Although the world's financial system is still in dire straits, together with the economies that have been dragged down with them, there seems to be an element of optimism in the air. Perhaps it is the coming of spring that seems to engender new feelings
of rebirth and of hope.
What is disturbing however is the notion that the worst is behind us and that now we can get back to where-we-were, doing exactly what-we-were doing when the whole financial structure imploded. To my mind this seems particularly true of the banks, many
of whom were responsible for this financial mess in the first place.
The problem is that we have a whole generation of bankers who were raised on the wrong diet. The whole concept of prudence and risk was tossed into the garbage can while they were still toddlers. Everything was based on "profits". The idea of a downturn
was just not acceptable, just like corporations always HAD to have better quarterly results this quarter than they had in the last quarter. One cannot go up forever!
This applies basically to anyone who came into the industry since probably the early 1980s. Now these guys are still around, and regrettably they don't seem to have learned anything from the events of the past two years. Just because the dust has settled
- for the present - they seem to think that soon it will be business as usual.
Well please think again! The damage done is enormous and the effects are going to be with us for a long time to come. The contagion of the crisis from Wall Street to Main Street is going to affect the lives of millions of people for at least the decade,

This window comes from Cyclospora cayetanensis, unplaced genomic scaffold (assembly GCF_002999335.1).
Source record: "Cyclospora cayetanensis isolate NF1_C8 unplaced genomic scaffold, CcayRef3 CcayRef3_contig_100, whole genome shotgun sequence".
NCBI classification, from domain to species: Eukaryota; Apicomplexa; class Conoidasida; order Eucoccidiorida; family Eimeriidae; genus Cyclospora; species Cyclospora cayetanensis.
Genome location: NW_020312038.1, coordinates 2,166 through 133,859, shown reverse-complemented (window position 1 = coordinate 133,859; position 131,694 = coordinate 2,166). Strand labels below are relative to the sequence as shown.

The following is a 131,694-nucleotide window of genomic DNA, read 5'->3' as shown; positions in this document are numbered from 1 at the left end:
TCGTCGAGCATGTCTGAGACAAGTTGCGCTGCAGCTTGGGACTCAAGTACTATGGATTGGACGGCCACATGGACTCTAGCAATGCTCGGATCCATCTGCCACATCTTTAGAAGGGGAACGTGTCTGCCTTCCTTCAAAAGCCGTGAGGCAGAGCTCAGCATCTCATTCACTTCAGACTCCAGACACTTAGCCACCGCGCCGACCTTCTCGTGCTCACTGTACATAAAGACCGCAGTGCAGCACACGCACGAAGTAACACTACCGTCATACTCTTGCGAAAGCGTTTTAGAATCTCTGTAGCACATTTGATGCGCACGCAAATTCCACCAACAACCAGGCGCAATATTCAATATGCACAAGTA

if not beyond that.
I am all for getting back to normal, but there have to be some provisos. So far regulators have had their hands full trying to contain the crisis and minimize the damage (if this is indeed possible). The banks have been busy tiring to ensure their own survival
even though this meant sacrificing many of their commercial and corporate customers along the way.
In my view getting back to normal means getting back to basics.
Step number one - get your risk management house back in order. And it's not only your credit and market risks but your operational risks as well.
Step number two - please remember that a bank is a financial intermediary, not a casino that is just there for the benefit of its executive staff.
Step number three - there are things called Ethics and Governance and Social Responsibility. If you are in a position of public trust you really need to understand and practice these.
Step number four - stop waiting for the regulators to "fix" things. Get out there and fix it yourself - but please remember steps one, two and three in the process.